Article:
The result is that we often get hung up on the problems of Genesis 1-11 (which are some of the most difficult in the Bible) and spend less time on what the New Testament says on creation. Phillip E. Johnson has made a similar point:
"The most important statement about creation in the Bible is not in Genesis; it is in the opening verses of the first chapter of John. `In the beginning was the Word, and the Word was with God, and the Word was God. He was in the beginning with God, all things were made through him, and without him was not anything made that was made.' The direct opposite of that statement is creation by purely materialistic, undirected evolution". (Johnson P.E., "Creator or Blind Watchmaker?" First Things, January 1993, p.12);
"The most important statement in Scripture about creation is not contained in Genesis but in the opening verses of the Gospel of John: `In the beginning was the Word, and the Word was with God, and the Word was God. He was in the beginning with God. All things came into being through him, and without him not one thing came into being.' (John 1:1-3) This statement plainly says that creation was by a force that was (and is) intelligent and personal. The essential, bedrock position of scientific naturalism is the direct opposite of John 1:1-3. Naturalistic evolutionary theory, as part of the grand metaphysical story of science, says that creation was by impersonal and unintelligent forces. The opposition between the biblical and naturalistic stories is fundamental, and neither side can compromise over it. To compromise is to surrender." (Johnson P.E., "Reason in the Balance: The Case Against Naturalism in Science, Law and Education," InterVarsity Press: Downers Grove IL, 1995, pp.107-108);
"H: In your opinion, what are the secondary issues in the creation-evolution debate?
J: I think that one of the secondary issues concerns the details of the chronology in Genesis. Many Christians get excited about that. But I always teach my audiences that the message of evolution isn't just that God created gradually over a long period of time so that the days of Genesis have to be understood as long historical periods. If that was all that was at stake, it would be nowhere near as important a controversy as it is. But the real message of evolution is that God had nothing to do with biological creation. So I say, in terms of biblical importance, that we should move from the Genesis chronology to the most important fact about creation, which is John 1:1: "In the beginning was the Word". Evolutionary biology is emphatic that God had nothing to do with it. It says: "In the beginning were the particles." One of the big things that I have to do is to get people who want to object to evolution, to the main issue. It's important not to be side-tracked into questions of biblical detail, where you just wind up in a morass of shifting issues. In my judgment, the chronology of Genesis 1 is a secondary issue." (Hastie P., "Designer genes: Phillip E. Johnson talks to Peter Hastie," Australian Presbyterian, October 2001, pp.4-8, pp.6-7).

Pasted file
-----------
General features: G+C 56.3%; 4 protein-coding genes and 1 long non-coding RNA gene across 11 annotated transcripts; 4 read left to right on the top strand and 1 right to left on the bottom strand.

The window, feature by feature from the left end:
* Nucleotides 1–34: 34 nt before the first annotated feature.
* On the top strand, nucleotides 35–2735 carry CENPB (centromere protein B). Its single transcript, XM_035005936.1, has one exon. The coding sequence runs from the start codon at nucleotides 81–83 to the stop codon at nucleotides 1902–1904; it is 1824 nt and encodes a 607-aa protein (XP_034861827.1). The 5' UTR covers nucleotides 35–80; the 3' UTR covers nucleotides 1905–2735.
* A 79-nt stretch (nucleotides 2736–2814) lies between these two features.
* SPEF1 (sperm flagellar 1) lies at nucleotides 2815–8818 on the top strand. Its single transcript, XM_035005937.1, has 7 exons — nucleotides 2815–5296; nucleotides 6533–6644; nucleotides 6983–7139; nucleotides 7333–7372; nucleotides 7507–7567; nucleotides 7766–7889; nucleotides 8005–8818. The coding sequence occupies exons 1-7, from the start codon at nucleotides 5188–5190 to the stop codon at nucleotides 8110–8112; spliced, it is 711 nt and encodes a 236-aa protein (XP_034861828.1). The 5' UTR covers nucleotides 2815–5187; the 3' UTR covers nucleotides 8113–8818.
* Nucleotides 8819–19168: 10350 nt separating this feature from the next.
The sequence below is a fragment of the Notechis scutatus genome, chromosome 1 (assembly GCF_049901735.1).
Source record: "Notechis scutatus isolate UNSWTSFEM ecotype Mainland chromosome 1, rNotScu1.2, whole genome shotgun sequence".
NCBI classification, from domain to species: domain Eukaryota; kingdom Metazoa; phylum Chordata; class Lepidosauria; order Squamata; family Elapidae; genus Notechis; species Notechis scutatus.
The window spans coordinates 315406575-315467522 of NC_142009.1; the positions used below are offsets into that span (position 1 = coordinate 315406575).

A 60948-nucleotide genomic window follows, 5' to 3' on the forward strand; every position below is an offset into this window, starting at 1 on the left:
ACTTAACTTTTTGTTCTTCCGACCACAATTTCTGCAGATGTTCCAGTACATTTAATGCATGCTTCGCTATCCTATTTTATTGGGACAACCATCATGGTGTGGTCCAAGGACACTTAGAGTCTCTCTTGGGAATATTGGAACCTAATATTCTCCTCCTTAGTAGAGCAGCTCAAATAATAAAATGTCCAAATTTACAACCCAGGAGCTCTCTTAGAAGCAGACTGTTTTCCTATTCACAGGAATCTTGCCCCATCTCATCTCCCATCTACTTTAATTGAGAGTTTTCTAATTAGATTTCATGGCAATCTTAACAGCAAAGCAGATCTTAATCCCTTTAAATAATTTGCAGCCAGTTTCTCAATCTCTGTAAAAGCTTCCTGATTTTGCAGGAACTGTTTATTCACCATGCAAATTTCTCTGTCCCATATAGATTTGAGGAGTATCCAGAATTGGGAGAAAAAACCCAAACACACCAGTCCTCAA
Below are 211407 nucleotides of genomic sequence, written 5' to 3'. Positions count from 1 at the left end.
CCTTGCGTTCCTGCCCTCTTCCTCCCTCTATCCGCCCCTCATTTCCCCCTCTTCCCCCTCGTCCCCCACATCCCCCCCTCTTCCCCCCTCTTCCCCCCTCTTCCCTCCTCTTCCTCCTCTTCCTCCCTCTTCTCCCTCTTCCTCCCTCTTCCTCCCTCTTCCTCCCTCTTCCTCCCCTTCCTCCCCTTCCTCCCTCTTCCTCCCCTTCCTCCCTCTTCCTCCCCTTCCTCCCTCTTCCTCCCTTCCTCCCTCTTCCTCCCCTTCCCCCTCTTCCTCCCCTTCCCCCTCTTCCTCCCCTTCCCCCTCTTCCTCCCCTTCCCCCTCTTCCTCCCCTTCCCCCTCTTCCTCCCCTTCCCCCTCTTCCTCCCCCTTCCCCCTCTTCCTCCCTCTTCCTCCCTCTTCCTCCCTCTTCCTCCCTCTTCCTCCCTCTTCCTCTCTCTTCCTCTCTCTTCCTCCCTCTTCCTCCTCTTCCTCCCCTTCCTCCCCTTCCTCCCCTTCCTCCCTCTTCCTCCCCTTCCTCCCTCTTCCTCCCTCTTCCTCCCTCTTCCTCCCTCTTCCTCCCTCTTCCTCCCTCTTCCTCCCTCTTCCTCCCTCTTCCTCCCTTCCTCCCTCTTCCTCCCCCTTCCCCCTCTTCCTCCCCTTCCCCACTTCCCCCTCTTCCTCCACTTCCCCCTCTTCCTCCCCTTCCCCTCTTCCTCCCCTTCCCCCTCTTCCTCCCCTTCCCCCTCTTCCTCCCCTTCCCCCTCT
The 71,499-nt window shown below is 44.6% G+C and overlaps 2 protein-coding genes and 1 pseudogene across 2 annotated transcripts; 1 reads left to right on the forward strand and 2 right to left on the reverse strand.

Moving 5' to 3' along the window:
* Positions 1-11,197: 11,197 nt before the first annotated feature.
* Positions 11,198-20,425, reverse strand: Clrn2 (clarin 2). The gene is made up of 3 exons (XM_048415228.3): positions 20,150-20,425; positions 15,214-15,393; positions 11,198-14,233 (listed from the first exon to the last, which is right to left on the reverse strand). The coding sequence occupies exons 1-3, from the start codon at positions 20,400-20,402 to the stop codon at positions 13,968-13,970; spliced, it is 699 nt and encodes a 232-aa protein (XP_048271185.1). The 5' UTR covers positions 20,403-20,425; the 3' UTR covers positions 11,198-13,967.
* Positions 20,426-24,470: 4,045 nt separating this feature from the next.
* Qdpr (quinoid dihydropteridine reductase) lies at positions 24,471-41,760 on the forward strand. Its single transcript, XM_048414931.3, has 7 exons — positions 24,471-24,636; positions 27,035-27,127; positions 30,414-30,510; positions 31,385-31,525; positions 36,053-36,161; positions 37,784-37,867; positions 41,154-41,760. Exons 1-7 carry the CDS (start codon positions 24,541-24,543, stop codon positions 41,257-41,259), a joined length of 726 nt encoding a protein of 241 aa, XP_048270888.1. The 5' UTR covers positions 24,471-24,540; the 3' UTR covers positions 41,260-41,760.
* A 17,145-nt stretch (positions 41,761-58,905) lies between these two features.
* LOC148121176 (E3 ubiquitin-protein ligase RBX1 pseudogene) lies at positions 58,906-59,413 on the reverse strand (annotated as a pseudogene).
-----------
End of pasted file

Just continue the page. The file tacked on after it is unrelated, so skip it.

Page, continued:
You are welcome. I hope you find this useful. Feel free to make comments (anonymously if you wish) to the copy of this that will be posted to my blog soon after I send this. But otherwise, I have a long-standing policy not to get involved in private discussions of creation (including the Bible and Christianity), evolution or design issues, since: 1) I don't have the time; and 2) I believe such discussions should be public.


"Biology is the study of complicated things that give the appearance of having been designed for a purpose." (Dawkins R., "The Blind Watchmaker," [1986], Penguin: London, 1991, reprint, p.1)
Stephen E. Jones, BSc (Biol).
Blog: CreationEvolutionDesign
Book-in-progress: "Problems of Evolution"

No comments: